Dawn of the Unread

by F.

I read somewhere that dog owners and cat owners react quite differently to their pets’ indiscretions. Dog owners blame the dog. Cat owners blame themselves.

I thought of this today when I failed to finish yet another novel, a mass-market techno-thriller (or something) called Runaway Heart by Stephen J. Cannell. I got to page 14 before the cliches started to accrete. Luckily, I checked it out from the library. But still. I feel a sense of failure when I don’t finish a book.

Most people I know blame the author. “That book is so poorly written,” they’ll say, as if that means anything.

“What do you mean by ‘poorly written’?” I often ask.
“I just—I couldn’t get into it,” they say.
“But was that the author’s fault?”
“Sure. It wasn’t well written.”

I don’t blame the author. Usually. I blame myself. I consider the book as a kind of magical idol which I’ve failed to propitiate. It must have been me—I wasn’t concentrating hard enough, or something. And, yes, I’m a cat owner, too.

I feel somewhat less guilty about my reading failures after hearing Nancy Pearl on the radio. Pearl is former the Seattle LIbrarian and author of Book Lust, which is a collection of book titles she suggests, grouped by subject. The interviewer on the radio asked Pearl if she usually finished books she started. I was shocked to learn that she doesn’t. She said that she usually knows within the first 15 pages or so whether it’s a book she wants to continue reading. If it doesn’t grab her in the first 15, it’s outathere.

I like that approach. After all, there are a lot of stories out there to read. Scanning around the room, which is lined with bookshelves, I see some of the following unreads:

  • JR by William Gaddis. I really wanted to like this book. It made me feel clever to read it, to actually be able to understand it. But after the first scene with the lawyer and the two old women, I lost the thread of plot (if there was one) and was out. I have no idea why Gaddis won a MacArthur grant.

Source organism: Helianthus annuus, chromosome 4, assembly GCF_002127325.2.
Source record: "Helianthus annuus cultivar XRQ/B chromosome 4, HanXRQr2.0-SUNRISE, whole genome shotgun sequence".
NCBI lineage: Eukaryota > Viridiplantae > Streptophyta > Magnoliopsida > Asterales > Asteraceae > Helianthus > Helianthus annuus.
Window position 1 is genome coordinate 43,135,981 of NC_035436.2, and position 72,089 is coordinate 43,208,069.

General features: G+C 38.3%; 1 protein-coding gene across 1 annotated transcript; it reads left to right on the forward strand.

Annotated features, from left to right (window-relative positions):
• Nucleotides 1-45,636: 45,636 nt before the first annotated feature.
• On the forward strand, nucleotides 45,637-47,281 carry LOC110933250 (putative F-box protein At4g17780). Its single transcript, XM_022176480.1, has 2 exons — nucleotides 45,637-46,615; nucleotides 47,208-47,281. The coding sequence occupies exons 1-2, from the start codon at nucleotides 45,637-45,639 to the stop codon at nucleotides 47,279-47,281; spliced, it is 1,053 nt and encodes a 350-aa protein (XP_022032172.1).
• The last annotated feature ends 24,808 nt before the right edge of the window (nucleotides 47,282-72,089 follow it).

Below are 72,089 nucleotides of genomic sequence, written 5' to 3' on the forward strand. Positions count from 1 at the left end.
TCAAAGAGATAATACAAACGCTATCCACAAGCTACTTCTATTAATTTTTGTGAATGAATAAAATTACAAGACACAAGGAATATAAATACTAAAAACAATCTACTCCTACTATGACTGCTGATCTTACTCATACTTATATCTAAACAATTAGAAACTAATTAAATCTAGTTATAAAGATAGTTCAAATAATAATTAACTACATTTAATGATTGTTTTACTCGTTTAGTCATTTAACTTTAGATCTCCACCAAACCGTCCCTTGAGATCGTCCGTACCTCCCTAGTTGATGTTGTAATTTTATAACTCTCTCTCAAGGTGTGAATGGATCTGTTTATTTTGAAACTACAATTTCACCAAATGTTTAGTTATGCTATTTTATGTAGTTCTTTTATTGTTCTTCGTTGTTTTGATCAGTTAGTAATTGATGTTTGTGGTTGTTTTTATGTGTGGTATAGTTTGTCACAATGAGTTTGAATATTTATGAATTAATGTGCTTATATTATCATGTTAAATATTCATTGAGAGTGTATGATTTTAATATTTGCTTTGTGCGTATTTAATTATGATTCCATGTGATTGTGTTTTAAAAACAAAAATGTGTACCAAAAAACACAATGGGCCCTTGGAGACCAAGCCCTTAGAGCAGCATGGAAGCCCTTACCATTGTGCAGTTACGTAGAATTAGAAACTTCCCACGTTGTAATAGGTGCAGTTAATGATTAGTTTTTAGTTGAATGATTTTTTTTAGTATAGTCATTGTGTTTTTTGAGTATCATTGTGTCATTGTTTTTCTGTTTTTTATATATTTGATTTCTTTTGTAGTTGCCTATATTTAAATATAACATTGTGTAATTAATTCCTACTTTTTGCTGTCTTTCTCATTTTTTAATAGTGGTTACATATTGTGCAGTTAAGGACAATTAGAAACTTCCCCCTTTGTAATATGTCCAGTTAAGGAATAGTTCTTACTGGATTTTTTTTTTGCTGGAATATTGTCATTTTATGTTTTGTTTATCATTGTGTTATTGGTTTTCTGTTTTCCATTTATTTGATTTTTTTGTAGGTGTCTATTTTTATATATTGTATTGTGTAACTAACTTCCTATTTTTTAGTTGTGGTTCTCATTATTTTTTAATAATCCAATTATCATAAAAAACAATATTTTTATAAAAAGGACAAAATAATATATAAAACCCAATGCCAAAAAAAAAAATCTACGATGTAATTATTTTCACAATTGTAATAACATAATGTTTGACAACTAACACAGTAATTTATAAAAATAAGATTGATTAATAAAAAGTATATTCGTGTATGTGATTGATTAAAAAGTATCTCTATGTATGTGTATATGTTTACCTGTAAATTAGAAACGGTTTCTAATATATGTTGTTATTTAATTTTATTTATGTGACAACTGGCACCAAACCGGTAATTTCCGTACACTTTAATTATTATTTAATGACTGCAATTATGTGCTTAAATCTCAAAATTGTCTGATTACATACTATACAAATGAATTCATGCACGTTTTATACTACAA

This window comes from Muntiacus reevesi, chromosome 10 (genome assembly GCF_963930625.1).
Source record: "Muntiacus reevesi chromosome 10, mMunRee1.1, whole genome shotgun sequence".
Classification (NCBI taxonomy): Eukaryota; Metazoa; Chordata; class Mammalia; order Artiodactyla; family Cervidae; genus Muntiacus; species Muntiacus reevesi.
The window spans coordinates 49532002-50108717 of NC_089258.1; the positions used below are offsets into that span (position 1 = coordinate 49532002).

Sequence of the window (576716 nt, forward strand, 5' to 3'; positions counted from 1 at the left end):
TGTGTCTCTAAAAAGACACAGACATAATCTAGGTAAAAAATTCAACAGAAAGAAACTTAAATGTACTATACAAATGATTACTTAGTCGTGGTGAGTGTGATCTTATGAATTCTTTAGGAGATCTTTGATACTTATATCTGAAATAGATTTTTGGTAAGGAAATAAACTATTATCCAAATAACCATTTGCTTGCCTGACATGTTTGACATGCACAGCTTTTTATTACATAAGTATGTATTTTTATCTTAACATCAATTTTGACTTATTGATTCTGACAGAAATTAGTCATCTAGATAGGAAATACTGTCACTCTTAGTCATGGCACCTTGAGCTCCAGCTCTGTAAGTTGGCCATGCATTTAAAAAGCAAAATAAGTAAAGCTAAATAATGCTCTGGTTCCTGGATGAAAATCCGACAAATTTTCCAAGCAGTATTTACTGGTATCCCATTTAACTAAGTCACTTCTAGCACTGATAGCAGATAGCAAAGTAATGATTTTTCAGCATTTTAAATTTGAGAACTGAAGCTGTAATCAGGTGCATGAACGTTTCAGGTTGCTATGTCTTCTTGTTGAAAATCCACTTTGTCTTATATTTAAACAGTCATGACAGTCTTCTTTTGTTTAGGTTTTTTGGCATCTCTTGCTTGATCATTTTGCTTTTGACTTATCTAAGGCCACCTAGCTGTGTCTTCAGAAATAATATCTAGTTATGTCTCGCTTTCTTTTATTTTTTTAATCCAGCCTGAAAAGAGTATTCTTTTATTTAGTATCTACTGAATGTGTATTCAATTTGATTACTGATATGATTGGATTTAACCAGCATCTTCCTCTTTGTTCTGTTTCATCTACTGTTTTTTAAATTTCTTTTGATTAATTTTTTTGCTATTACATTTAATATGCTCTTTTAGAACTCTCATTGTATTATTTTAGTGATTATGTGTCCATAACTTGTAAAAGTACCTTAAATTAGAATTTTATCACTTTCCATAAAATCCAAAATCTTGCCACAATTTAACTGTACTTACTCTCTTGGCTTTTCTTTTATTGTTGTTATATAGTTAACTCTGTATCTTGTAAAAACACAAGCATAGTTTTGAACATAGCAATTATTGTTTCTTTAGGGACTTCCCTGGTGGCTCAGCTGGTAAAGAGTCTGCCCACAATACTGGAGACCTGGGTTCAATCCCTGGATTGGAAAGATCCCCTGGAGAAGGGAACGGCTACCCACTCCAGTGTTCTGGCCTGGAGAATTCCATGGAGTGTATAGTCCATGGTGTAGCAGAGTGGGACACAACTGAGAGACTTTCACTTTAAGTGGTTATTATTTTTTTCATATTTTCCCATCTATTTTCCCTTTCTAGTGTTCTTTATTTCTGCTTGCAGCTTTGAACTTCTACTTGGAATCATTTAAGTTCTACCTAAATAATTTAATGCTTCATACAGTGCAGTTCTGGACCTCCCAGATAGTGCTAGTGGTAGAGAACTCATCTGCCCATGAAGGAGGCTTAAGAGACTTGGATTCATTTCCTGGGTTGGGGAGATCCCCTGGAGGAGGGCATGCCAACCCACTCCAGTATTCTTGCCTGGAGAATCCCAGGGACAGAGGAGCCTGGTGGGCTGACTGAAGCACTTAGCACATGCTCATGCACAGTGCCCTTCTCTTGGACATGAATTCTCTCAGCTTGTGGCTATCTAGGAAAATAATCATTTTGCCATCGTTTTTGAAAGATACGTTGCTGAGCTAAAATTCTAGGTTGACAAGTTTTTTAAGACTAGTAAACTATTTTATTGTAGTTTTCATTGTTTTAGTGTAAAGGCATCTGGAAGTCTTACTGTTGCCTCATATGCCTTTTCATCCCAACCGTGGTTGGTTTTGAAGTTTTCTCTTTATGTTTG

• Gravity’s Rainbow by Pynchon. I think I read five pages. Even that much was a struggle.
  • Infinite Jest by David Foster Wallace. I read to page twelve before coming to the conclusion that the author was a dick. Reminded me of a lot of guys I was in Philosophy school with. I know at least 10 people who could sit down and write a book indistinguishable from this one. (I’m not one of the ten).

That all sounds sort of highbrow. But I don’t finish low brow books, either:

  • Ecstasy by Irving Welsh. I liked that movie Trainspotting, so I thought I might like his writing. I read about twenty pages.
  • Smilla’s Sense of Snow by Peter Hoeg. I wanted to like this. But the protagonist was too much of a cliche. Reading Euclid’s Elements? Come on. I got to page 10.
  • The Lincoln Lawyer by Michael Connelly. Five pages. Too much voice over for my liking.

And that’s just the beginning.

So now, taking my cue from Nancy Pearl, I’m not going to worry if my Library of the Unread grows. Authors have 15 pages to grab me. If not, that’s it. They get shitcanned. Henry James? You have no hope. Ulysses? Don’t even get it near me. Salman Rushdie? Forget about it.